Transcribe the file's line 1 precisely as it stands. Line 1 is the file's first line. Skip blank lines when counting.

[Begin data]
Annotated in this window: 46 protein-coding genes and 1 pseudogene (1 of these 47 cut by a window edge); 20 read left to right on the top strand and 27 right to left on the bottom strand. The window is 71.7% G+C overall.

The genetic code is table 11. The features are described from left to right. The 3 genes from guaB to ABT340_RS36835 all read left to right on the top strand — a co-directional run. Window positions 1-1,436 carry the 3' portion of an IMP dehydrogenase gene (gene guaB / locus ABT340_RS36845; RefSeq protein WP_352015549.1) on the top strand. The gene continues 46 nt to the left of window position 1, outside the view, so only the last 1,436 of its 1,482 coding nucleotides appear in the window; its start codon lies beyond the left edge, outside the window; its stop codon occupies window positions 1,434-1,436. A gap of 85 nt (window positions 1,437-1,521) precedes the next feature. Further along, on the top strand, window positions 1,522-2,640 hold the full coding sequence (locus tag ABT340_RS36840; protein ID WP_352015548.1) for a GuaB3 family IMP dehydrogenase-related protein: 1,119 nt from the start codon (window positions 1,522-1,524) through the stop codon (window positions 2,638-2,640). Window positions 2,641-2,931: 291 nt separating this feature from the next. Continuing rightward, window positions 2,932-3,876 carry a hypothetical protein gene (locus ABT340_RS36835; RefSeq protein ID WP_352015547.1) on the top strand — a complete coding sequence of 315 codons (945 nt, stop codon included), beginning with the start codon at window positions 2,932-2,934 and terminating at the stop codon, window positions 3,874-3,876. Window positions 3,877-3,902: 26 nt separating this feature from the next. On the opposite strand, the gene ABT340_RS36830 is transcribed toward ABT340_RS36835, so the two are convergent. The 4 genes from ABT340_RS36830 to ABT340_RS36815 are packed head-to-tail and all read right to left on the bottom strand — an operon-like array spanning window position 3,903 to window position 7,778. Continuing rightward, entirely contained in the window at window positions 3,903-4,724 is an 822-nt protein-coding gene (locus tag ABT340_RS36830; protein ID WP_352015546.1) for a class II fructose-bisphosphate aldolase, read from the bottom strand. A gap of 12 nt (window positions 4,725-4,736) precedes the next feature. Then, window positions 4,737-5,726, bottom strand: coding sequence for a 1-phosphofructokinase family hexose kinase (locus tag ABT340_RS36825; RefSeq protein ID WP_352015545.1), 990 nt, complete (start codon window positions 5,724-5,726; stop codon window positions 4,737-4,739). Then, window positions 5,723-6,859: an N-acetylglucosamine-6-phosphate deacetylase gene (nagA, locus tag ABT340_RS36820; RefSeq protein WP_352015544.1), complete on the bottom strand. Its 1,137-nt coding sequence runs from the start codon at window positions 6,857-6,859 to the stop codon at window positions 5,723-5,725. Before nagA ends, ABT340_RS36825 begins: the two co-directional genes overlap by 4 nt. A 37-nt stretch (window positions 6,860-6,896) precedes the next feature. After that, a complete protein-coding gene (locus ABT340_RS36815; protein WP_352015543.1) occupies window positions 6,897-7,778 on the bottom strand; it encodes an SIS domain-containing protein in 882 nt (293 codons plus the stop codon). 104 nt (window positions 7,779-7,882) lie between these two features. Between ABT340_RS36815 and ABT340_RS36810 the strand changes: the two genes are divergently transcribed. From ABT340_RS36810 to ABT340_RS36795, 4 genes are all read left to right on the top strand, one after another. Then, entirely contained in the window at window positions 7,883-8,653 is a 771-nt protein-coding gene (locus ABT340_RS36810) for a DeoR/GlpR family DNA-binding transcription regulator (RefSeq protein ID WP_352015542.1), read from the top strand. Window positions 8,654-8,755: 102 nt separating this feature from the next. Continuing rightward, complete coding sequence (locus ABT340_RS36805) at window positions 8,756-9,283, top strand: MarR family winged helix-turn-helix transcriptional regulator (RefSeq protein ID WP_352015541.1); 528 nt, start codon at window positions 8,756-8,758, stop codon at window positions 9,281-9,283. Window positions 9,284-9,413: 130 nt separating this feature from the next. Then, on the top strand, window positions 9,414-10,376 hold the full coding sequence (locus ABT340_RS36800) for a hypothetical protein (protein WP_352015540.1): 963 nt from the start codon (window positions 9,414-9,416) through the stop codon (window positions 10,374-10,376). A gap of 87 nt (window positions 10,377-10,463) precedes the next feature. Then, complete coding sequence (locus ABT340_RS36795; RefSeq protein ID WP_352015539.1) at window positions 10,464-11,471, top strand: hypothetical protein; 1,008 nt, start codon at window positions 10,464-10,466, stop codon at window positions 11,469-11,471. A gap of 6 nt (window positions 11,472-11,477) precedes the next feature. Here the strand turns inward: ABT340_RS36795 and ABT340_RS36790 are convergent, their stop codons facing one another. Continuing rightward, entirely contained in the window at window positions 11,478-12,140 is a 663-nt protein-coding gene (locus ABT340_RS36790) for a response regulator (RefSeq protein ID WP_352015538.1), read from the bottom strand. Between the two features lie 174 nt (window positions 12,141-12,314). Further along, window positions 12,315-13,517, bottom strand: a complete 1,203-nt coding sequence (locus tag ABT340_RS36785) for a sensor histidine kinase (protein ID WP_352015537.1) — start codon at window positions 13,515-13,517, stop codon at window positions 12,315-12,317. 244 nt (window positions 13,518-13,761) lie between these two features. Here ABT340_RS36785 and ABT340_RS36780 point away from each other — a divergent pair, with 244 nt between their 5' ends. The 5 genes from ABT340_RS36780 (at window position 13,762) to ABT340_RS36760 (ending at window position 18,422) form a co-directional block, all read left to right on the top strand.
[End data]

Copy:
Annotated in this window: 46 protein-coding genes and 1 pseudogene (1 of these 47 cut by a window edge); 20 read left to right on the top strand and 27 right to left on the bottom strand. The window is 71.7% G+C overall.